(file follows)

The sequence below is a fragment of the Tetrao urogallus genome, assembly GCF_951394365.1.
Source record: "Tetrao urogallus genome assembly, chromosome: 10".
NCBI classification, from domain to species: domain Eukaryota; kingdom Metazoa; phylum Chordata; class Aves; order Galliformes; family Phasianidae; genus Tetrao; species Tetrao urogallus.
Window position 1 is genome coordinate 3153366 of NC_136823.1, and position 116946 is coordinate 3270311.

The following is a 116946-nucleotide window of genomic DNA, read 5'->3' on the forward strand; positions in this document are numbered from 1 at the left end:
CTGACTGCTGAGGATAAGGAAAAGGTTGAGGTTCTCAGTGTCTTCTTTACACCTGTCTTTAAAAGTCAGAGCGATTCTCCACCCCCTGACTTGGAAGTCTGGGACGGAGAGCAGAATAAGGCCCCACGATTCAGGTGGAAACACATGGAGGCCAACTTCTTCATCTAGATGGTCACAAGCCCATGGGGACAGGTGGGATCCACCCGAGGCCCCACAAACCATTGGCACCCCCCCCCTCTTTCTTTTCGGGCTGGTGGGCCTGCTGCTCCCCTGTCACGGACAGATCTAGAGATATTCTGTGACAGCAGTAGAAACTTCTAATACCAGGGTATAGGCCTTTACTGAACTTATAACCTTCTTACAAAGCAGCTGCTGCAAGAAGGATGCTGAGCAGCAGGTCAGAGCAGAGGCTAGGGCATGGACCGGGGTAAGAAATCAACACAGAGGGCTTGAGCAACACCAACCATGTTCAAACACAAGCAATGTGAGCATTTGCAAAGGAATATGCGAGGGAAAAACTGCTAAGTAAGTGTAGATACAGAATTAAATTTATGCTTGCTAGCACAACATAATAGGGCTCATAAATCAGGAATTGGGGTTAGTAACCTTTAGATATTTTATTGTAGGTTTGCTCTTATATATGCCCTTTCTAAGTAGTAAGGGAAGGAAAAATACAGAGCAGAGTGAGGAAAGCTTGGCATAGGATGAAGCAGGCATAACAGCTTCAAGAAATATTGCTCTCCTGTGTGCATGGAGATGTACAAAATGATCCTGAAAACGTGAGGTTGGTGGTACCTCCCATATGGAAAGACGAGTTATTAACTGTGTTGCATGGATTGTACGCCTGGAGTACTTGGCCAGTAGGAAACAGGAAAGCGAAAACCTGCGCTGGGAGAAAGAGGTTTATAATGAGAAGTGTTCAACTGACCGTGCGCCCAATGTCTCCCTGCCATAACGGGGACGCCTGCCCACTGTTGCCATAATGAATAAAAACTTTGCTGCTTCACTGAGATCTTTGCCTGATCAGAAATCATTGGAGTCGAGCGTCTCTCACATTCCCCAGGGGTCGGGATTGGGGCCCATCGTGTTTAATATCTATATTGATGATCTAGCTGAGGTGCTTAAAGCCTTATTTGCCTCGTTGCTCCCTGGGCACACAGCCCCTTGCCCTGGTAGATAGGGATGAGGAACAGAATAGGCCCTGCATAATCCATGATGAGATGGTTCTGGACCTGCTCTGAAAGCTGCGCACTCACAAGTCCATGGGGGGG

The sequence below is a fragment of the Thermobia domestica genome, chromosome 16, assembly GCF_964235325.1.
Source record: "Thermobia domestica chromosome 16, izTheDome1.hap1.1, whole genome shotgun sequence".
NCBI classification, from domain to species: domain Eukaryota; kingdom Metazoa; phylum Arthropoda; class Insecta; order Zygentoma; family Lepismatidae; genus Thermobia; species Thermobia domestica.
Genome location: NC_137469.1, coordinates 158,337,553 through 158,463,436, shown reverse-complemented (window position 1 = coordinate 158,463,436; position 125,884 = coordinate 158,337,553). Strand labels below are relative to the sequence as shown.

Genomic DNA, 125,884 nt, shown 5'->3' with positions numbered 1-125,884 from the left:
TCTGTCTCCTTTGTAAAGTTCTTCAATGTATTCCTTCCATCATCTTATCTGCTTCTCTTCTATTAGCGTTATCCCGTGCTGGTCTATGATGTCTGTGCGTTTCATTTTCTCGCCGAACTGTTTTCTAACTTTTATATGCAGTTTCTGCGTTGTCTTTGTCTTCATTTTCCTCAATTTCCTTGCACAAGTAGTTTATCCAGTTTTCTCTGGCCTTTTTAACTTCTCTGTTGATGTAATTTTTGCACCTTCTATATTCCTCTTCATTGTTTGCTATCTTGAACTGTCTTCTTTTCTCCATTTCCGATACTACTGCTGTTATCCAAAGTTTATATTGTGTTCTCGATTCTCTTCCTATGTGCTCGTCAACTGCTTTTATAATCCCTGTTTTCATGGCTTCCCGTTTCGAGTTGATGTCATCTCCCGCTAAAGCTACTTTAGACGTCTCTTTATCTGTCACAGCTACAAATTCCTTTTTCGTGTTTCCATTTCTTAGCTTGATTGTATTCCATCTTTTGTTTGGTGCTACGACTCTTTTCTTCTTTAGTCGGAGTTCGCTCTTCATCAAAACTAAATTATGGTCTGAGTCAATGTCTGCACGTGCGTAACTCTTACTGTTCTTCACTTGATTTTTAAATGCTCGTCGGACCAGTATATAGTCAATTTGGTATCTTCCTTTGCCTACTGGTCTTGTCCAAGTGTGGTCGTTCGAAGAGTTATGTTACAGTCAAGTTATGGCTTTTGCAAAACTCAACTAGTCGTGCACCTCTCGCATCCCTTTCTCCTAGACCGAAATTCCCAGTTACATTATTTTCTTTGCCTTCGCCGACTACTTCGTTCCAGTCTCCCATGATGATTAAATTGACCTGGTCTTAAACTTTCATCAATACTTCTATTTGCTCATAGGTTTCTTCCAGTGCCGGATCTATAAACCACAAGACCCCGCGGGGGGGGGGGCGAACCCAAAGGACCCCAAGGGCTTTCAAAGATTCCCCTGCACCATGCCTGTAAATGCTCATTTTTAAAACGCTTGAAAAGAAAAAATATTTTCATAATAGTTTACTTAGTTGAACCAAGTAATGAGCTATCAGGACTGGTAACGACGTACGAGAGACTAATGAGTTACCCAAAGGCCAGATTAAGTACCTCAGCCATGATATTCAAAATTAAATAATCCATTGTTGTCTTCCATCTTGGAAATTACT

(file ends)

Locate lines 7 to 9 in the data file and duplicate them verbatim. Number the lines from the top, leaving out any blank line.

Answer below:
The sequence below is a fragment of the Thermobia domestica genome, chromosome 16, assembly GCF_964235325.1.
Source record: "Thermobia domestica chromosome 16, izTheDome1.hap1.1, whole genome shotgun sequence".
NCBI classification, from domain to species: domain Eukaryota; kingdom Metazoa; phylum Arthropoda; class Insecta; order Zygentoma; family Lepismatidae; genus Thermobia; species Thermobia domestica.